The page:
Feeling constantly tired, exhausted and even overwhelmed has become the new norm. So much so that we started to accept the status quo! I am not the only one when I say “I wish I had more energy!”. So now imagine yourself with vital energy and no fatigue. Waking up, feeling refreshed, feeling happy to take on the day, spend quality time with our children where they get the best of us and finally feeling happy and energised at work. It almost sounds like annoying Bob because if we were to come across such person we would question his sanity.
However, it doesn’t have to be this way! We can have the energy and vitality that we want!
How do we produce energy in our body?
If I was to make the analogy of our body to a car then our engine is called mitochondrion (mitochondria being the plural). These take the fuel (in our case the food we eat specifically carbohydrates) and in the presence of oxygen (from the air we breath) it combusts and makes energy (called ATP) that supports every function of our body. There are more than 100,000 trillion mitochondria in our bodies (a 1,000s in each cell). Organs like the brain, heart and tissue such as muscles contain the greatest concentration of these.
Therefore, it is easy to imagine that if the mitochondria are not running properly our entire energy suffers. In fact, these little engines are very sensitive. When they are damaged at large scale we suffer from low energy, fatigue, rapid aging, etc.
What damages the mitochondria?
Coming back to the analogy of body as a car, the fumes of our body are by-products called oxidants. When this process gets out of control with very few anti-oxidants present to disarm them, at this point the mitochondria suffer. Too much food, smoking, exposure to toxins and pollutants, sugar, stress trigger “over”-oxidation and fatigue.
Is over oxidation the only reason why we get tired?
No. Our over reliance on carbohydrate foods also triggers this vicious circle of fatigue. I mentioned earlier how the fuel for the mitochondria is the carbohydrate. When we eat foods such as bread, pasta, fruits, root vegetables, beans our body breaks it down into glucose (a simple form of sugar). If the food has plenty of glucose then our body interprets it as if it needs to press the accelerator pedal.
The accelerators of our body are adrenal hormones (adrenaline and cortisol) and the thyroid hormones. These are energy hormones and are made up of specific nutrients (amino acid tyrosine and vitamins such as B5). When we eat carbohydrate rich foods then our energy patterns is similar to a roller coaster. As glucose in the blood is highly available the role of the body and the hormones is to regulate glucose down (using it for body functions or storying it). So as the saying goes “what goes up, must come down” and the drop is of a cliff top. So your energy drops as well and fatigue settles in.
Understanding how to keep your fuel (food we eat) , your accelerator (your hormones) and your engine (mitochondria) in balance is what will get you to have the best energy.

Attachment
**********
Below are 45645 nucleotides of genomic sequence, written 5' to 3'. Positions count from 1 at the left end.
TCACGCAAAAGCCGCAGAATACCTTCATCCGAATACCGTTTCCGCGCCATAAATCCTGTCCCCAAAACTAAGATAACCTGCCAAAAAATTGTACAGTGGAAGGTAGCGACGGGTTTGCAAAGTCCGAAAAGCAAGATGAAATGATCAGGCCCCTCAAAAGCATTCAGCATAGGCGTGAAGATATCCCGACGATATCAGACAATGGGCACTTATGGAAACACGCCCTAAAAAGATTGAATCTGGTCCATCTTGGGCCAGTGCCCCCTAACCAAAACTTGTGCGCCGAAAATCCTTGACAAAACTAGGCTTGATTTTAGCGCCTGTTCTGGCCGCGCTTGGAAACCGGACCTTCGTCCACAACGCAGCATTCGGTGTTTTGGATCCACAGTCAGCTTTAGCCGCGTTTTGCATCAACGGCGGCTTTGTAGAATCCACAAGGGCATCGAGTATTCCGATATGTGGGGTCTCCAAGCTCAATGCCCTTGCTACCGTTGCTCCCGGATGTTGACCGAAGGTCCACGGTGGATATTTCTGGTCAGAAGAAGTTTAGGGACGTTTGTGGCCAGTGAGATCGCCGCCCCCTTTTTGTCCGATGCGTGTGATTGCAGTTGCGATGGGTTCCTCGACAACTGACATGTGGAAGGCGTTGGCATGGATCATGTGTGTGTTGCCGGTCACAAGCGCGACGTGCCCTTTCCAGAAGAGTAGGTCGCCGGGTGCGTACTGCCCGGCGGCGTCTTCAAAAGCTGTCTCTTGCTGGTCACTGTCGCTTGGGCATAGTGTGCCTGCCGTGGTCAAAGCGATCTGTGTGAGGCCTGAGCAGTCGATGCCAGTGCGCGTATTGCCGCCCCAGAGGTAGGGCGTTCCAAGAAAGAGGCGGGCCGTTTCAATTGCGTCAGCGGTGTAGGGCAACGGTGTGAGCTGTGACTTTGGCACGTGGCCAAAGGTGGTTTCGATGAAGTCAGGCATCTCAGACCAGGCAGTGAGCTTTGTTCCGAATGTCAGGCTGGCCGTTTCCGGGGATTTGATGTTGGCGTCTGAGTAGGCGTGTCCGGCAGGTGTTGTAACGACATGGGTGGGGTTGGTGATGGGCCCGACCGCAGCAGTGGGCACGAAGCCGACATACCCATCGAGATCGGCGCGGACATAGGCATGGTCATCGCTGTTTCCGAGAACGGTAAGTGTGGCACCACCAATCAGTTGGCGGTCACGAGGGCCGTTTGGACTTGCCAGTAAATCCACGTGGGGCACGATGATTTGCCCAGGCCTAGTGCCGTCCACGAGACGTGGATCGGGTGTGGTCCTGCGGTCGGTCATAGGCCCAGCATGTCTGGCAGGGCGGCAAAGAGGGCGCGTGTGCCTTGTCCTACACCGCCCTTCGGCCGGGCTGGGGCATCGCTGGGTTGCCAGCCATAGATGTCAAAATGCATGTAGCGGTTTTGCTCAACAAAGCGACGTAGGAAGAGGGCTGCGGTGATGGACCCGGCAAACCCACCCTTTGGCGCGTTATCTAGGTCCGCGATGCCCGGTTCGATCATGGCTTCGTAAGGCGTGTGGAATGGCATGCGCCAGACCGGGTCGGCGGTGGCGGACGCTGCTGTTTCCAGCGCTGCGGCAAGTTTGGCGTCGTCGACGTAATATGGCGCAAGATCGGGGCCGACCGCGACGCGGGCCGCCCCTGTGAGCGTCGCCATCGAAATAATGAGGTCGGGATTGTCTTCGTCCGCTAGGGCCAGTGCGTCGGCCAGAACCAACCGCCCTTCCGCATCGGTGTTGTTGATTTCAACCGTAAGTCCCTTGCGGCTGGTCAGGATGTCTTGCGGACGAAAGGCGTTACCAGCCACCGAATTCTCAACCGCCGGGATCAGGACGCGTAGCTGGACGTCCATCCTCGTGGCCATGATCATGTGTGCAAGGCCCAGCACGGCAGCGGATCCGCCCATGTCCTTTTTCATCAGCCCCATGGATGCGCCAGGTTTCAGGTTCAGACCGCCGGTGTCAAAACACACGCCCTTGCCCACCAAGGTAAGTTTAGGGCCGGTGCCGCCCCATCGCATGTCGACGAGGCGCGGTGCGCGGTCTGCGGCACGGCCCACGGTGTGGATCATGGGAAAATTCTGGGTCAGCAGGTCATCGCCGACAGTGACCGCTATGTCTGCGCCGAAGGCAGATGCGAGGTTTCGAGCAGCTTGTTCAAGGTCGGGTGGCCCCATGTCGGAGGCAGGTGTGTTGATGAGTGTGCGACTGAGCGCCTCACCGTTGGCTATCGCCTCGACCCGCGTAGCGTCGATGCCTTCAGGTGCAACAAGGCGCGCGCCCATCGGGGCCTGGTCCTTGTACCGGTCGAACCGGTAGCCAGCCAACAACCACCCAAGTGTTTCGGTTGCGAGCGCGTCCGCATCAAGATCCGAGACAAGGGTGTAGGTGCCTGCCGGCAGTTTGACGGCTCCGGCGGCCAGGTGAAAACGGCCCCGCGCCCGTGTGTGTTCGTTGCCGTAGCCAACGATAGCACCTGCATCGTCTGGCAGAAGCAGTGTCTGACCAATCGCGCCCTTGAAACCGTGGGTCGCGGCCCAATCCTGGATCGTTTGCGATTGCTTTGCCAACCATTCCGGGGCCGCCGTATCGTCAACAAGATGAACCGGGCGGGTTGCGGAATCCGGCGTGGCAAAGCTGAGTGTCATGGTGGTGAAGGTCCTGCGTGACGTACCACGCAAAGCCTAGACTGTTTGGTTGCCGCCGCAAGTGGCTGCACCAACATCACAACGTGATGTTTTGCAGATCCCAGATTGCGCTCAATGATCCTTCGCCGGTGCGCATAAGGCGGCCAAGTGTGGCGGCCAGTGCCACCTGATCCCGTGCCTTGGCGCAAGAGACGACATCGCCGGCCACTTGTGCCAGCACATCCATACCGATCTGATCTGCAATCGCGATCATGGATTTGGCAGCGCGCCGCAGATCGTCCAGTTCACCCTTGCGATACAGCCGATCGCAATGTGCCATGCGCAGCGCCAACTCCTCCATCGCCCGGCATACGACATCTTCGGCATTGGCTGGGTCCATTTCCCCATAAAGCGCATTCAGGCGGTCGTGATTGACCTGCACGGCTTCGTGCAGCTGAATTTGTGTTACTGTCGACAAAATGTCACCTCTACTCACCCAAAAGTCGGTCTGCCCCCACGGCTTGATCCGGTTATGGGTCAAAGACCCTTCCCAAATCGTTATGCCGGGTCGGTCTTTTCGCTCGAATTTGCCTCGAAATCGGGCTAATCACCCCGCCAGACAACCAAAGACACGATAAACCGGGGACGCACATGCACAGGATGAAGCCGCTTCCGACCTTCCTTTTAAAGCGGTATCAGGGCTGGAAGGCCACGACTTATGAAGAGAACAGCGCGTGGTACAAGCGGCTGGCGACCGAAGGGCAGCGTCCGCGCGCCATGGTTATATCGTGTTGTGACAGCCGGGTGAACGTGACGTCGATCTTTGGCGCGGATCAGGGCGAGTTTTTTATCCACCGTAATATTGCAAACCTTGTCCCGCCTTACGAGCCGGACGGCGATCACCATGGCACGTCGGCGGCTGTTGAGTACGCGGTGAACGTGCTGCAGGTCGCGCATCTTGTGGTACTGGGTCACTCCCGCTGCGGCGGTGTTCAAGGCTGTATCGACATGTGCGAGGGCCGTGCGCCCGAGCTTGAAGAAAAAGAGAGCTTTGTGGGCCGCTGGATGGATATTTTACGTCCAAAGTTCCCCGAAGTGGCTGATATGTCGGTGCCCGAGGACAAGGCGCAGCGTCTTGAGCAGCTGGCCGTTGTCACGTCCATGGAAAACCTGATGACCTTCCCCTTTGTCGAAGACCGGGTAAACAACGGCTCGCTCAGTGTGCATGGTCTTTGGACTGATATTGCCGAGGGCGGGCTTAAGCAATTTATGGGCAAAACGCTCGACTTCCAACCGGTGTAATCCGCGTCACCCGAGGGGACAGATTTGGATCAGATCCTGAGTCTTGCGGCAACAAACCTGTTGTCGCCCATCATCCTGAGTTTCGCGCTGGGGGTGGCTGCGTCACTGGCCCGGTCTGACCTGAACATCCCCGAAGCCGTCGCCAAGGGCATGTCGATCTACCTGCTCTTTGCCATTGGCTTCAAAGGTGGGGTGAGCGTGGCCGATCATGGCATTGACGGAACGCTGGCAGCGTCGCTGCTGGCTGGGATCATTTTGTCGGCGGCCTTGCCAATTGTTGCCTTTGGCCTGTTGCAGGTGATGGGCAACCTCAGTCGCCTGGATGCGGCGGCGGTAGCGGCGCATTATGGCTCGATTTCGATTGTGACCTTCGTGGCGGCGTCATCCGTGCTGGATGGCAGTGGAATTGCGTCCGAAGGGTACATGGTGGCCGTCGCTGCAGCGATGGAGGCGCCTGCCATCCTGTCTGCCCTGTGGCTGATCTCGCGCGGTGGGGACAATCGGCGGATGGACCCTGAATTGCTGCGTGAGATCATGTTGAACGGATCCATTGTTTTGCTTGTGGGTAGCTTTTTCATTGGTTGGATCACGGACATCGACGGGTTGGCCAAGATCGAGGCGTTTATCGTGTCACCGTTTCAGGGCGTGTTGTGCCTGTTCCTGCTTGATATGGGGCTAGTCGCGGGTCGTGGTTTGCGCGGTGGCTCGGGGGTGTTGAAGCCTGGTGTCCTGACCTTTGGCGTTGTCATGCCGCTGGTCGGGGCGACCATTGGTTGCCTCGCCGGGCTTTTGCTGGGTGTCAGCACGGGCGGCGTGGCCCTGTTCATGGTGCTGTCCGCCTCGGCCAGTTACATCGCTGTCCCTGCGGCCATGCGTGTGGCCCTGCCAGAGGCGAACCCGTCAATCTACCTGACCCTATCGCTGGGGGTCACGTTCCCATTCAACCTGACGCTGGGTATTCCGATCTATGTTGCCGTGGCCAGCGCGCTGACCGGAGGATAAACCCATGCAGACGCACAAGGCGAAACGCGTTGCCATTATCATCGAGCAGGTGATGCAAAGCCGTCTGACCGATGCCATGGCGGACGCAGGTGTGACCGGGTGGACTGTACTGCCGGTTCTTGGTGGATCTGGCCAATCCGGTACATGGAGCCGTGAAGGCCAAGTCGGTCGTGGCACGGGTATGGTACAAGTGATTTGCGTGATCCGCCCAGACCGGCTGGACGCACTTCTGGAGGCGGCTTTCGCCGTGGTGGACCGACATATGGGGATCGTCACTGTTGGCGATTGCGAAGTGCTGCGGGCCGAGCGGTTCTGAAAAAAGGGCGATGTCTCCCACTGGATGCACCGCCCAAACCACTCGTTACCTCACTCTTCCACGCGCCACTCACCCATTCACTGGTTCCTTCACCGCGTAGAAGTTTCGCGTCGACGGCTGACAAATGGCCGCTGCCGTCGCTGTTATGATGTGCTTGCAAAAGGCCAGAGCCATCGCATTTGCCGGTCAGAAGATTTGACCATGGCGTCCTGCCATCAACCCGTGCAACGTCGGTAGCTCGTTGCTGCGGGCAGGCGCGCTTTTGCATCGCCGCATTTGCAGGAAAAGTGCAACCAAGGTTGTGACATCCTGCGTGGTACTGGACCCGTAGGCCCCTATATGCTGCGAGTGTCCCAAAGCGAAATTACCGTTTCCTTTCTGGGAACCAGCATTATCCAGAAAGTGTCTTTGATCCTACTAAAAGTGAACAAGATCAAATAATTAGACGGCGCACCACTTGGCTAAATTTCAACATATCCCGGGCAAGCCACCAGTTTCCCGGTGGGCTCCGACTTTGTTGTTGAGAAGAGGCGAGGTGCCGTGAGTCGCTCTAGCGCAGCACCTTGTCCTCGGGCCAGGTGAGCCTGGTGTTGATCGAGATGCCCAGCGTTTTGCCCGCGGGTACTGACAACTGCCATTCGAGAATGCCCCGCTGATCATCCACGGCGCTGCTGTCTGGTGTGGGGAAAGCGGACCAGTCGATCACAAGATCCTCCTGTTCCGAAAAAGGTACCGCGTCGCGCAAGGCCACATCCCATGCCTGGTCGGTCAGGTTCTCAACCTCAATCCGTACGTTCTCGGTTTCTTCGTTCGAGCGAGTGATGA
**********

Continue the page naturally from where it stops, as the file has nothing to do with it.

4 steps to best energy
Eat the right carbohydrates with protein.
Right carbohydrates are the ones that release their energy slowly and therefore give you energy for longer. These are called low glycemic carbohydrates. Refined foods such as (white flour, white pasta, white rice, white potato) as well as certain fruits (bananas, tropical fruits, dried fruits, dates) release their energy very quickly so you will find yourself feeling tired. Whole foods and whole grains (brown rice, oats, rye, wholewheat, spelt, quinoa, etc) as well as berries release their energy slowly. The reason why they release their energy slower is because they contain fibre and lower amounts of glucose. Combining protein with your slow carbohydrates slows the release of energy further making us feel less fatigue over the day.
Quantity matters. So eating a bowl of wholewheat pasta will not really help. Aim for 1/4 of your plate to be made of slow carbs.
2. Eat energy nutrients
Vitamins and minerals are crucial in us making energy effectively. Making sure you add seeds, nuts, beans, liver, organ meats, eggs, salmon, mackerel, avocado, organic beef, green leafy vegetables, broccoli will help top up any levels.
The best way to make sure you have enough is to have 1/2 plate full of vegetables (see above in the Everyday Plate diagram).
3. Support your gut
The health of your digestive system is critical in ensuring you are making energy effectively. Eat plenty of fibre (green leafy vegetables and whole grains), reduce and try to avoid sugar, alcohol and processed foods, eat smaller meals, avoid overuse of antibiotics, painkillers, steroids and acid blocking drugs. All of these contribute to damage or promotion of gut health.
4. Increase your level of good quality oxygen
Deep breathing (through yoga), movement and spending time in nature, away from polluted cities is critical for us to make energy effectively.
Sometimes damaged gut (leaky gut), food sensitivities, overgrowth of bacteria (SIBO) and thyroid imbalances can all lead fatigue and loss of energy. So if you don’t see an improvement in your energy levels after changing your diet and getting some fresh air then it is time to look in more depth. We can always help with this so get in touch if you want more information (firstname.lastname@example.org).
Green Coconut delight
- 1 large handful kale leaves remove the stalk
- 2 tbsp grated coconut
- 2 cm piece ginger root
- 2 small handfuls pineapple chunks
- 1/2 small glass coconut cream
- 1 small glass almond milk
- 4 leaves mint optional
- Put everything in a blender and blitz until smooth